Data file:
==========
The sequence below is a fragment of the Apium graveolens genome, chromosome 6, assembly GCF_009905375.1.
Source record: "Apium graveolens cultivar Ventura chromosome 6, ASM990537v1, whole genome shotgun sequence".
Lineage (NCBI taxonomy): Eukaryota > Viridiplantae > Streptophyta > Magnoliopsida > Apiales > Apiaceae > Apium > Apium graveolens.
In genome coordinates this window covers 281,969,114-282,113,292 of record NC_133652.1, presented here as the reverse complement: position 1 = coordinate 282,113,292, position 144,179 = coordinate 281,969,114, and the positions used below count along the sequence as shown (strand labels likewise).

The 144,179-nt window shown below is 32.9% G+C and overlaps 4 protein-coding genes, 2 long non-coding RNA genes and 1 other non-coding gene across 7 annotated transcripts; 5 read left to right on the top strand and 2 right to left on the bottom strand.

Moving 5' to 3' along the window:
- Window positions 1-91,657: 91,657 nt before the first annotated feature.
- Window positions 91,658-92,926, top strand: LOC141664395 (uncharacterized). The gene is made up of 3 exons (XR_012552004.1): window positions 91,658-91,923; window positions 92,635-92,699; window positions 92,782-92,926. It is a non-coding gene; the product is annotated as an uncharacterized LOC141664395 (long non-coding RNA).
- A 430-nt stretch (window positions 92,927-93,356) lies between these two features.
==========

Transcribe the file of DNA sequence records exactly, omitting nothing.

The sequence below is a fragment of the Apium graveolens genome, chromosome 6, assembly GCF_009905375.1.
Source record: "Apium graveolens cultivar Ventura chromosome 6, ASM990537v1, whole genome shotgun sequence".
Lineage (NCBI taxonomy): Eukaryota > Viridiplantae > Streptophyta > Magnoliopsida > Apiales > Apiaceae > Apium > Apium graveolens.
In genome coordinates this window covers 281,969,114-282,113,292 of record NC_133652.1, presented here as the reverse complement: position 1 = coordinate 282,113,292, position 144,179 = coordinate 281,969,114, and the positions used below count along the sequence as shown (strand labels likewise).

The 144,179-nt window shown below is 32.9% G+C and overlaps 4 protein-coding genes, 2 long non-coding RNA genes and 1 other non-coding gene across 7 annotated transcripts; 5 read left to right on the top strand and 2 right to left on the bottom strand.

Moving 5' to 3' along the window:
- Window positions 1-91,657: 91,657 nt before the first annotated feature.
- Window positions 91,658-92,926, top strand: LOC141664395 (uncharacterized). The gene is made up of 3 exons (XR_012552004.1): window positions 91,658-91,923; window positions 92,635-92,699; window positions 92,782-92,926. It is a non-coding gene; the product is annotated as an uncharacterized LOC141664395 (long non-coding RNA).
- A 430-nt stretch (window positions 92,927-93,356) lies between these two features.